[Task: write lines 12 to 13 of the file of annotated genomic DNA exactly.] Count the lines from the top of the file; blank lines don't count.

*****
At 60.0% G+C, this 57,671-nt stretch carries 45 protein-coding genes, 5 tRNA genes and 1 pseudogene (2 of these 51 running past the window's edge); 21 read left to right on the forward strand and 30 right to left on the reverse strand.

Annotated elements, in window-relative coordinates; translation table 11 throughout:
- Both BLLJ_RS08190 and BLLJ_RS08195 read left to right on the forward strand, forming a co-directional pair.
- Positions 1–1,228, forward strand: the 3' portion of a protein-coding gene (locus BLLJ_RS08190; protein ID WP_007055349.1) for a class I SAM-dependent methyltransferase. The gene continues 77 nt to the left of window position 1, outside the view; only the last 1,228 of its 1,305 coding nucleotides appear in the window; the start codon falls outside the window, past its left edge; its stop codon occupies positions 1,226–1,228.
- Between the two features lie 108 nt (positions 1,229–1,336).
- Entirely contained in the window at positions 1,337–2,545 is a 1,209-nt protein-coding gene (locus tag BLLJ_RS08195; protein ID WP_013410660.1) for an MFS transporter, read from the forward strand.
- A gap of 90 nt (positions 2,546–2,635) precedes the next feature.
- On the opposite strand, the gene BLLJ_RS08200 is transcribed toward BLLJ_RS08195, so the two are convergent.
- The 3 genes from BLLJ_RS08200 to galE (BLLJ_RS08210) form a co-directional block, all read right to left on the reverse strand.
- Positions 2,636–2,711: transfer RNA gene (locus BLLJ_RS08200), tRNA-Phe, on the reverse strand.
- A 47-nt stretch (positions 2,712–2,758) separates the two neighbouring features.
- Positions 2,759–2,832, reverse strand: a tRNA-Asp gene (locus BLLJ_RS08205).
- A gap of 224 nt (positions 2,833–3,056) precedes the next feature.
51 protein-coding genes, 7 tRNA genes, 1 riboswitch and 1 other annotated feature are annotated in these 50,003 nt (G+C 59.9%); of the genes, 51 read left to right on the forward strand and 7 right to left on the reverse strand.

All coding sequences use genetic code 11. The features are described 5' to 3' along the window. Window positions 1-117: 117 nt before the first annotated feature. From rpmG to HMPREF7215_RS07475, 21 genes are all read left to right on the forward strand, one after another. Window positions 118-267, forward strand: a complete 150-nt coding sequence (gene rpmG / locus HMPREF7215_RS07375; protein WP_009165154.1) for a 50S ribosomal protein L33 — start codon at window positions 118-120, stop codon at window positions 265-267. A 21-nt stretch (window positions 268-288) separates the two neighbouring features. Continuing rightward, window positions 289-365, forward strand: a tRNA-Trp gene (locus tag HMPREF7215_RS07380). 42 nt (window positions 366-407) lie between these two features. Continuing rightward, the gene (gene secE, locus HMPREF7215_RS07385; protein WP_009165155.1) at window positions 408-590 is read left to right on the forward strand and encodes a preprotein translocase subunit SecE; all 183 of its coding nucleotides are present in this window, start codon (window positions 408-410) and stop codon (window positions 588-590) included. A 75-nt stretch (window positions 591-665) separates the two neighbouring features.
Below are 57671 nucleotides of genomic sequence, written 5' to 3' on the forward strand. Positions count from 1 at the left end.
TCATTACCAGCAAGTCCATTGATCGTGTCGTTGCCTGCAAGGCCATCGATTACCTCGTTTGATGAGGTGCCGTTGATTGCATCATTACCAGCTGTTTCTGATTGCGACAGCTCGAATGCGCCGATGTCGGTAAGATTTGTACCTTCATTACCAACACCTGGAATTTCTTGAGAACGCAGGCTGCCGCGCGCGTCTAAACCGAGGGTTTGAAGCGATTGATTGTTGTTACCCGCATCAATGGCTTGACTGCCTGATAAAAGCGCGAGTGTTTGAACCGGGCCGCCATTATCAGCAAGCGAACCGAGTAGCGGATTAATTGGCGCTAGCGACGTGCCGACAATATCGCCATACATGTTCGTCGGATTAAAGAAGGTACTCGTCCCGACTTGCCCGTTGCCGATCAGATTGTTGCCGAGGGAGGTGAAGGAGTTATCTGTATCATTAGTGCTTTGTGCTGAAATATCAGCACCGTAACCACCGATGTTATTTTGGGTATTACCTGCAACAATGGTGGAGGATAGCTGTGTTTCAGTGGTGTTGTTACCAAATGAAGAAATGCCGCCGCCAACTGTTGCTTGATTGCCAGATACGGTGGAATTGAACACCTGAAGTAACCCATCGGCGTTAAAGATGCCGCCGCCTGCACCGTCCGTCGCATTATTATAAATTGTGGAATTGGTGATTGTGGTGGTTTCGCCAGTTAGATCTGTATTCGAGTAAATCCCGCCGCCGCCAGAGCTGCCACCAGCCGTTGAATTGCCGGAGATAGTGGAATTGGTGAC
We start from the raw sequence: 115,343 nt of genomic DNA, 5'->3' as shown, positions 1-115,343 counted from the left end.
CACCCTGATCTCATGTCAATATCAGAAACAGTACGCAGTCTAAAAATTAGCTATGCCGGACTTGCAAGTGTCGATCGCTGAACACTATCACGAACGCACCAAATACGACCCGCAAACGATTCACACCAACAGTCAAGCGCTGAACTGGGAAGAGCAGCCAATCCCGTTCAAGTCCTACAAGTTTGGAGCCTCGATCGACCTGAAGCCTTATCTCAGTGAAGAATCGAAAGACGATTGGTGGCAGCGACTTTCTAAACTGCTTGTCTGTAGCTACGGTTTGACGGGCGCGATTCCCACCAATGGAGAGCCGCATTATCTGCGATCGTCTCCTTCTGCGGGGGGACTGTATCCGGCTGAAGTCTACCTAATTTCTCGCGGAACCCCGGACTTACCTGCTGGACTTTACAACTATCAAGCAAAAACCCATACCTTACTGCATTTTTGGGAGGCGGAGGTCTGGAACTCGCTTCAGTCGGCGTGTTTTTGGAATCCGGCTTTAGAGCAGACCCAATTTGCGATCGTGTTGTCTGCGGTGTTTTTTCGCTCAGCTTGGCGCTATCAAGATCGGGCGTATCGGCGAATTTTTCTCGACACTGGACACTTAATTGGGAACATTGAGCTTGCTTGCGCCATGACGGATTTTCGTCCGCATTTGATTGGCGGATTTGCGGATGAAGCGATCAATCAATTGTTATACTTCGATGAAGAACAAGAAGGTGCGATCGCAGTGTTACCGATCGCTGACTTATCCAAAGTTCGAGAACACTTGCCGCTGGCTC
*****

- Positions 2,759–2,832, reverse strand: a tRNA-Asp gene (locus BLLJ_RS08205).
- A gap of 224 nt (positions 2,833–3,056) precedes the next feature.